Conditions

Spring weather in the Southern Alps is notoriously changeable, a fact underlined by the emphasis on “flat light, snow conditions, [and] weather” in the pilot’s training records. Three earlier sightseeing flights that morning had already been canceled and two transports of professional glacier guides postponed due to low clouds and diminished visibility in the valley. The TAIC report includes a sequence of photographs taken from the Fox Glacier heliport. The first, taken at 7:00 a.m., shows the mountains completely obscured by cloud.

By 8:32 a.m., visibility had improved enough to allow the pilot to ferry a group of guides to the lower end of the glacier. While doing so, he decided that ceilings had lifted sufficiently to allow a sightseeing flight. By the time it departed, though, the highest peaks were again obscured by cloud.

The Flight

Six passengers were boarded, two “of lighter stature” sharing the dual front seat. The helicopter took off at 9:45 a.m. Once airborne, the pilot asked the ground crew to phone the Franz Josef base for a weather report, but no one there answered. He did reach a company pilot flying near Franz Josef, who advised that conditions wouldn’t permit touring both glaciers. Five minutes later, two pilots near the lower Fox Glacier landing zone heard a position report and saw the AS350 fly up the valley toward Chancellor Shelf. There were no further contacts.

The ship was expected to return about 10:05 a.m. Ground staff made several attempts to reach the pilot by radio before declaring the flight overdue. The Franz Josef pilot flew up the Fox Glacier valley and spotted fresh skid tracks in the snow on Chancellor Shelf. About 10 minutes later, he located the wreckage near the upper edge of the glacier itself, less than half a mile south and about 800 feet below the landing site.

No radar tracks, satellite position data, or onboard recordings were available to reconstruct the flight. Passengers’ cameras recovered from the debris field show the helicopter flying up the valley through rain and mist above wisps of cloud and approaching the landing zone in near-whiteout conditions. A photograph of it parked on Chancellor Shelf seems to show the aircraft floating in an undifferentiated sea of white, with little contrast between shelf, sky, and mountainside.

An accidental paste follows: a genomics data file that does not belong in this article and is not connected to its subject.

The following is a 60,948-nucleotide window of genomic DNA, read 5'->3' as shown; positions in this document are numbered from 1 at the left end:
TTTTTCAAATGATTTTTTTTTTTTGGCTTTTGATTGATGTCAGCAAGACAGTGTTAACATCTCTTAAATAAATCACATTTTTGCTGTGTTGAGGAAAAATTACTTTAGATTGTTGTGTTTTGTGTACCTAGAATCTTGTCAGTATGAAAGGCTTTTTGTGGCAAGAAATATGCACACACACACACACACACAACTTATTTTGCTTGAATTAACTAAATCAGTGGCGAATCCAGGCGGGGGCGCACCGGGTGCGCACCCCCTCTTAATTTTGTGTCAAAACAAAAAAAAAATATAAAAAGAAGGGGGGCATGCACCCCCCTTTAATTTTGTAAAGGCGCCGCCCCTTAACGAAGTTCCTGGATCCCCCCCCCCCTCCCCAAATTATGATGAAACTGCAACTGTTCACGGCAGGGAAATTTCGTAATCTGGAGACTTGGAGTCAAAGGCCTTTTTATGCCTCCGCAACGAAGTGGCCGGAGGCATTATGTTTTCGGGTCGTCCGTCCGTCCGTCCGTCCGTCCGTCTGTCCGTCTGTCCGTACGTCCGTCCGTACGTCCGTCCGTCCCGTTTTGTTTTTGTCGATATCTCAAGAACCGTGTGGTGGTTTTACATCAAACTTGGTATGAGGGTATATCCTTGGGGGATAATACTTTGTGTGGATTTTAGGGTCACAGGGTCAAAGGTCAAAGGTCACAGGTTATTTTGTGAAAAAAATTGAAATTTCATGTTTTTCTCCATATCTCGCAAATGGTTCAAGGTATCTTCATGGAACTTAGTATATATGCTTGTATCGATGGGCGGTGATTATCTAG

The condition of the wreckage suggested that it struck the glacier in a near-level attitude at both a high forward speed and high rate of descent. There was no sign of impact between the shelf and the glacier.

The report noted that usual practice was to descend as soon as clear of the shelf and follow the right side of the glacier down the valley, descending more slowly in low visibility in order to preserve visual contact with the rock face to the right. With no indication of mechanical failure, the TAIC concluded that the pilot simply misjudged his distance from the glacier’s surface when attempting to return in flat light and poor visibility … and noted that he might have chosen to wait for better conditions.

The Takeaway

The investigation cited numerous irregularities that did not directly contribute to the accident as indicative of lax operational controls and inadequate government oversight. Thanks to the use of standardized rather than actual passenger weights, the helicopter was an estimated 65 kg (143 pounds) over maximum gross at takeoff, though its center of gravity was within limits. Its tail rotor hydraulic servo had remained in service for 38 hours beyond an overhaul limit that had already been extended 180 hours, and when tested all four servos had high internal leak rates.

Perhaps more directly contributory was the informality of the operator’s training and sign-off procedures. Noting the CEO’s description of A category pilots as having “3,000 to 4,000 hours experience,” the commission questioned the decision to promote someone with less than 1,800 hours to that status, putting him “in a position of responsibility that the pilot was not sufficiently trained or experienced for.… Ultimately the pilot had been prematurely put in a position to make operational decisions unchecked. Whatever happened after the helicopter lifted off from Chancellor Shelf, the accident was a culmination of deficiencies in the system that put the pilot there on that day.”

Author

  • David Jack Kenny is a fixed-wing ATP with commercial privileges for helicopter. He also holds degrees in statistics. From 2008 through 2017, he worked for AOPA’s Air Safety Institute, where he authored eight editions of its Joseph T. Nall Report and nearly 500 articles. He’d rather be flying.

David Jack Kenny

David Jack Kenny

David Jack Kenny is a fixed-wing ATP with commercial privileges for helicopter. He also holds degrees in statistics. From 2008 through 2017, he worked for AOPA’s Air Safety Institute, where he authored eight editions of its Joseph T. Nall Report and nearly 500 articles. He’d rather be flying.